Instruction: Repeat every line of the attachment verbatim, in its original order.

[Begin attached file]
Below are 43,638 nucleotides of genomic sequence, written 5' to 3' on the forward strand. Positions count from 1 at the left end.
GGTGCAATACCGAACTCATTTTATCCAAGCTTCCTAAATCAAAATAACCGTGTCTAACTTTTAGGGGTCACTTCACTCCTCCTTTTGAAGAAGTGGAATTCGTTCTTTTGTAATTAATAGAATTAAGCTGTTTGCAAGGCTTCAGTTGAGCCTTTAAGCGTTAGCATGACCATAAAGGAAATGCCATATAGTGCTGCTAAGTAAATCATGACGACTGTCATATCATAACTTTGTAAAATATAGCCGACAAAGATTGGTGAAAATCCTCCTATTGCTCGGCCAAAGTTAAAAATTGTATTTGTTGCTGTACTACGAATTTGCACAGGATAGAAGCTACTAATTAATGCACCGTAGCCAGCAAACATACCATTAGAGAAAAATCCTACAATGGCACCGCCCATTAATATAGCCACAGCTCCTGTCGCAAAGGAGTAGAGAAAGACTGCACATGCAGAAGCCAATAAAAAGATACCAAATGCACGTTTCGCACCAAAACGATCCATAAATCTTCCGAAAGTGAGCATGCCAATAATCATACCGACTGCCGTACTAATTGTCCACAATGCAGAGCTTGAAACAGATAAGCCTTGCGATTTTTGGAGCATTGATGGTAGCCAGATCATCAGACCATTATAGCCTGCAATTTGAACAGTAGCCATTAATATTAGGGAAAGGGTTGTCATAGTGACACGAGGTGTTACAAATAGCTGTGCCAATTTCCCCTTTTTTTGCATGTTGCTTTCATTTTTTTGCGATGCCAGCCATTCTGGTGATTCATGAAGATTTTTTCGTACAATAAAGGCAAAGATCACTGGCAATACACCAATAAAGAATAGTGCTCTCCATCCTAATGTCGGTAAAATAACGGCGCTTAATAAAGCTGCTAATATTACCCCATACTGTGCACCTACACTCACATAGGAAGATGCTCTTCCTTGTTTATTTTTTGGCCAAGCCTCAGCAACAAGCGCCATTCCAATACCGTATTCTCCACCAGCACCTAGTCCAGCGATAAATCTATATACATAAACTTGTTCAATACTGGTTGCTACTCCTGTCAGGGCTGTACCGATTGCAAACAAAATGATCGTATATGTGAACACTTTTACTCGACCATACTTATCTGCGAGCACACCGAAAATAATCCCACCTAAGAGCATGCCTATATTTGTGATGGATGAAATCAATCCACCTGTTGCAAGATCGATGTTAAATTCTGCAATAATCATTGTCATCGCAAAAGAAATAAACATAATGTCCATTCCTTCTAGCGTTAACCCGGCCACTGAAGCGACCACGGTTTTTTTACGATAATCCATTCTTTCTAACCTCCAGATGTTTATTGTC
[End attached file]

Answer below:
Below are 43,638 nucleotides of genomic sequence, written 5' to 3' on the forward strand. Positions count from 1 at the left end.
GGTGCAATACCGAACTCATTTTATCCAAGCTTCCTAAATCAAAATAACCGTGTCTAACTTTTAGGGGTCACTTCACTCCTCCTTTTGAAGAAGTGGAATTCGTTCTTTTGTAATTAATAGAATTAAGCTGTTTGCAAGGCTTCAGTTGAGCCTTTAAGCGTTAGCATGACCATAAAGGAAATGCCATATAGTGCTGCTAAGTAAATCATGACGACTGTCATATCATAACTTTGTAAAATATAGCCGACAAAGATTGGTGAAAATCCTCCTATTGCTCGGCCAAAGTTAAAAATTGTATTTGTTGCTGTACTACGAATTTGCACAGGATAGAAGCTACTAATTAATGCACCGTAGCCAGCAAACATACCATTAGAGAAAAATCCTACAATGGCACCGCCCATTAATATAGCCACAGCTCCTGTCGCAAAGGAGTAGAGAAAGACTGCACATGCAGAAGCCAATAAAAAGATACCAAATGCACGTTTCGCACCAAAACGATCCATAAATCTTCCGAAAGTGAGCATGCCAATAATCATACCGACTGCCGTACTAATTGTCCACAATGCAGAGCTTGAAACAGATAAGCCTTGCGATTTTTGGAGCATTGATGGTAGCCAGATCATCAGACCATTATAGCCTGCAATTTGAACAGTAGCCATTAATATTAGGGAAAGGGTTGTCATAGTGACACGAGGTGTTACAAATAGCTGTGCCAATTTCCCCTTTTTTTGCATGTTGCTTTCATTTTTTTGCGATGCCAGCCATTCTGGTGATTCATGAAGATTTTTTCGTACAATAAAGGCAAAGATCACTGGCAATACACCAATAAAGAATAGTGCTCTCCATCCTAATGTCGGTAAAATAACGGCGCTTAATAAAGCTGCTAATATTACCCCATACTGTGCACCTACACTCACATAGGAAGATGCTCTTCCTTGTTTATTTTTTGGCCAAGCCTCAGCAACAAGCGCCATTCCAATACCGTATTCTCCACCAGCACCTAGTCCAGCGATAAATCTATATACATAAACTTGTTCAATACTGGTTGCTACTCCTGTCAGGGCTGTACCGATTGCAAACAAAATGATCGTATATGTGAACACTTTTACTCGACCATACTTATCTGCGAGCACACCGAAAATAATCCCACCTAAGAGCATGCCTATATTTGTGATGGATGAAATCAATCCACCTGTTGCAAGATCGATGTTAAATTCTGCAATAATCATTGTCATCGCAAAAGAAATAAACATAATGTCCATTCCTTCTAGCGTTAACCCGGCCACTGAAGCGACCACGGTTTTTTTACGATAATCCATTCTTTCTAACCTCCAGATGTTTATTGTC